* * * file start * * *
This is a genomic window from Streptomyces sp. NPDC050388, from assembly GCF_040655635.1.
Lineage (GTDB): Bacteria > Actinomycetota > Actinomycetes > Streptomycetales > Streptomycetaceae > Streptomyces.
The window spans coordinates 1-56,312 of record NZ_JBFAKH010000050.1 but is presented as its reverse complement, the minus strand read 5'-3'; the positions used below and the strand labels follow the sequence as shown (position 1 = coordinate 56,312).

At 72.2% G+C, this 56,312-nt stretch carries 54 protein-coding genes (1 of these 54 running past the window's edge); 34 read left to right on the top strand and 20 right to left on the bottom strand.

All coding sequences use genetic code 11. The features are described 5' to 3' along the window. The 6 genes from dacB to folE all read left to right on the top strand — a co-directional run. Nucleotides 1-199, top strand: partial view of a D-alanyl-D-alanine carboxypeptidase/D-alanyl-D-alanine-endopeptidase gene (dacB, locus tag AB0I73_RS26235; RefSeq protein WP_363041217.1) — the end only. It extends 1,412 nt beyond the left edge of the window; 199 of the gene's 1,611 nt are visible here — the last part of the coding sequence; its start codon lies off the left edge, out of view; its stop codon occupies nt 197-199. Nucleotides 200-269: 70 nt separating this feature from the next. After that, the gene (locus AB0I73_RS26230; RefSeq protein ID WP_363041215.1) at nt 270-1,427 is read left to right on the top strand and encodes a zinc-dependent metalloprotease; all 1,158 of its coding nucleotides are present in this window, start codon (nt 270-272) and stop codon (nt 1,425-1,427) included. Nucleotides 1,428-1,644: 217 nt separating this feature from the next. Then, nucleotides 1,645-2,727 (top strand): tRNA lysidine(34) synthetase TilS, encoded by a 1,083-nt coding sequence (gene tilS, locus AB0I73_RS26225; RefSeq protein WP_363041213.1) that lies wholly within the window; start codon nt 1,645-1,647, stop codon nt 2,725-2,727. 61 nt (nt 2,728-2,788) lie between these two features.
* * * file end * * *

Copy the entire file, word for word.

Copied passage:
This is a genomic window from Streptomyces sp. NPDC050388, from assembly GCF_040655635.1.
Lineage (GTDB): Bacteria > Actinomycetota > Actinomycetes > Streptomycetales > Streptomycetaceae > Streptomyces.
The window spans coordinates 1-56,312 of record NZ_JBFAKH010000050.1 but is presented as its reverse complement, the minus strand read 5'-3'; the positions used below and the strand labels follow the sequence as shown (position 1 = coordinate 56,312).

At 72.2% G+C, this 56,312-nt stretch carries 54 protein-coding genes (1 of these 54 running past the window's edge); 34 read left to right on the top strand and 20 right to left on the bottom strand.

All coding sequences use genetic code 11. The features are described 5' to 3' along the window. The 6 genes from dacB to folE all read left to right on the top strand — a co-directional run. Nucleotides 1-199, top strand: partial view of a D-alanyl-D-alanine carboxypeptidase/D-alanyl-D-alanine-endopeptidase gene (dacB, locus tag AB0I73_RS26235; RefSeq protein WP_363041217.1) — the end only. It extends 1,412 nt beyond the left edge of the window; 199 of the gene's 1,611 nt are visible here — the last part of the coding sequence; its start codon lies off the left edge, out of view; its stop codon occupies nt 197-199. Nucleotides 200-269: 70 nt separating this feature from the next. After that, the gene (locus AB0I73_RS26230; RefSeq protein ID WP_363041215.1) at nt 270-1,427 is read left to right on the top strand and encodes a zinc-dependent metalloprotease; all 1,158 of its coding nucleotides are present in this window, start codon (nt 270-272) and stop codon (nt 1,425-1,427) included. Nucleotides 1,428-1,644: 217 nt separating this feature from the next. Then, nucleotides 1,645-2,727 (top strand): tRNA lysidine(34) synthetase TilS, encoded by a 1,083-nt coding sequence (gene tilS, locus AB0I73_RS26225; RefSeq protein WP_363041213.1) that lies wholly within the window; start codon nt 1,645-1,647, stop codon nt 2,725-2,727. 61 nt (nt 2,728-2,788) lie between these two features.